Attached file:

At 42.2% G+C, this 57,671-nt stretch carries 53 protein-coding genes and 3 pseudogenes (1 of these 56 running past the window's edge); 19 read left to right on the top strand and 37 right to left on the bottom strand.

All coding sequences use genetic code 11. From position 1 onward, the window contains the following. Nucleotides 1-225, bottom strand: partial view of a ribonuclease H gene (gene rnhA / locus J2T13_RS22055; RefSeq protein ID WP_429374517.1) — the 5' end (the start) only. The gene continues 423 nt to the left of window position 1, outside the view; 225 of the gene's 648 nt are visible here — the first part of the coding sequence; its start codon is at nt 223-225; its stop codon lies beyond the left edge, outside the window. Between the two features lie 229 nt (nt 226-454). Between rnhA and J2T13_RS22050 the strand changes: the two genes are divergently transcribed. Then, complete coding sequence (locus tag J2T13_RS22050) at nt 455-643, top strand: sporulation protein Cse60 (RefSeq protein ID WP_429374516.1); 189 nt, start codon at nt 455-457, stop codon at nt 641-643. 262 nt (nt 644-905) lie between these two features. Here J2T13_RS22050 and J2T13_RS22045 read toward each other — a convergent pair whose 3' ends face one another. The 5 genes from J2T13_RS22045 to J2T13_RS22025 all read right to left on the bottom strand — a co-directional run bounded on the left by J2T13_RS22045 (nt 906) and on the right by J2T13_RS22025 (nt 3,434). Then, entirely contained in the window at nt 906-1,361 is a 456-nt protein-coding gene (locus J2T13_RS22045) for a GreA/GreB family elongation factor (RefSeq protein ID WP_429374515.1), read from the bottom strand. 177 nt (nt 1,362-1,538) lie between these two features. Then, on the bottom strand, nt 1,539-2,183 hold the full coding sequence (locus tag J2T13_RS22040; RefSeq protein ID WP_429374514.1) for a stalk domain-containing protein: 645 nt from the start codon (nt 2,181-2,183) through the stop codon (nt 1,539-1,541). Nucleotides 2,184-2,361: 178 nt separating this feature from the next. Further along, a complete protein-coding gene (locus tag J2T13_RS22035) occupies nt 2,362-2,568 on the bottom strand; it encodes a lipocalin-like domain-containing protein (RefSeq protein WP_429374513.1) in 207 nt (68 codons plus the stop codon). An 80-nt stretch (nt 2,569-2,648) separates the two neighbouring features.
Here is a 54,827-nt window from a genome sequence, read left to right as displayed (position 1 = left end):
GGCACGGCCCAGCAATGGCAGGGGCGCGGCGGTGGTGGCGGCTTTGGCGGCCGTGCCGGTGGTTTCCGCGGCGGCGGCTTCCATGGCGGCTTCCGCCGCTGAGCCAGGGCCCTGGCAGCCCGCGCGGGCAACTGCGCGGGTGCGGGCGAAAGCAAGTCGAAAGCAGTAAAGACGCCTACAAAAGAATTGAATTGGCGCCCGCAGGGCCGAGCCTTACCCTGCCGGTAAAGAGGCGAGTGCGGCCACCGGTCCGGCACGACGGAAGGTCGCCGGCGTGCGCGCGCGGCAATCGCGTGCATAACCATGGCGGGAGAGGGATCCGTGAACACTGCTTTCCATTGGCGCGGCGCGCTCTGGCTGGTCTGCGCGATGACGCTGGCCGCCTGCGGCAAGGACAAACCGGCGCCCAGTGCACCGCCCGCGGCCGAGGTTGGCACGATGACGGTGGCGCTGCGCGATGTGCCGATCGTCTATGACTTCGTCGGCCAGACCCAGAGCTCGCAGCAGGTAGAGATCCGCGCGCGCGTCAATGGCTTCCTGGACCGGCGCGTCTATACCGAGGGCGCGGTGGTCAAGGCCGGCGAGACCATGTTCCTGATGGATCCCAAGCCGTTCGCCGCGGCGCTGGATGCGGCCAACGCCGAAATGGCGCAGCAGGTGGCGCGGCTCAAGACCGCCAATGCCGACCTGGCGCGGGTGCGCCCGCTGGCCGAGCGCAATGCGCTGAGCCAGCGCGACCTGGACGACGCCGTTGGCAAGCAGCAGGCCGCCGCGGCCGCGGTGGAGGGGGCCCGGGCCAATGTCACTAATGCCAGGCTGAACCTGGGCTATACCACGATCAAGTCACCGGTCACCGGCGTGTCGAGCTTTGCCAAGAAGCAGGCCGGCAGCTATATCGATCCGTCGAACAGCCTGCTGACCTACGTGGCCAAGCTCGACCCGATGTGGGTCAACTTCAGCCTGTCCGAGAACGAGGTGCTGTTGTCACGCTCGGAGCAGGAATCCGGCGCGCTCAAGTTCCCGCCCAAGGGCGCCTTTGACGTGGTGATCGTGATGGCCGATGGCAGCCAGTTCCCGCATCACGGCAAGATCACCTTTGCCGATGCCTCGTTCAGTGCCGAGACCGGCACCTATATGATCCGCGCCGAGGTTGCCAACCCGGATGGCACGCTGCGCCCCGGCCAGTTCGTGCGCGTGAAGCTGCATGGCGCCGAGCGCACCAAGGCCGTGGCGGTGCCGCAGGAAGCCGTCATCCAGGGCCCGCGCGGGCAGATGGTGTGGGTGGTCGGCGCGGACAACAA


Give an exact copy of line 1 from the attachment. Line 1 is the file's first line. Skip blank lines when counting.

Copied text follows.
At 42.2% G+C, this 57,671-nt stretch carries 53 protein-coding genes and 3 pseudogenes (1 of these 56 running past the window's edge); 19 read left to right on the top strand and 37 right to left on the bottom strand.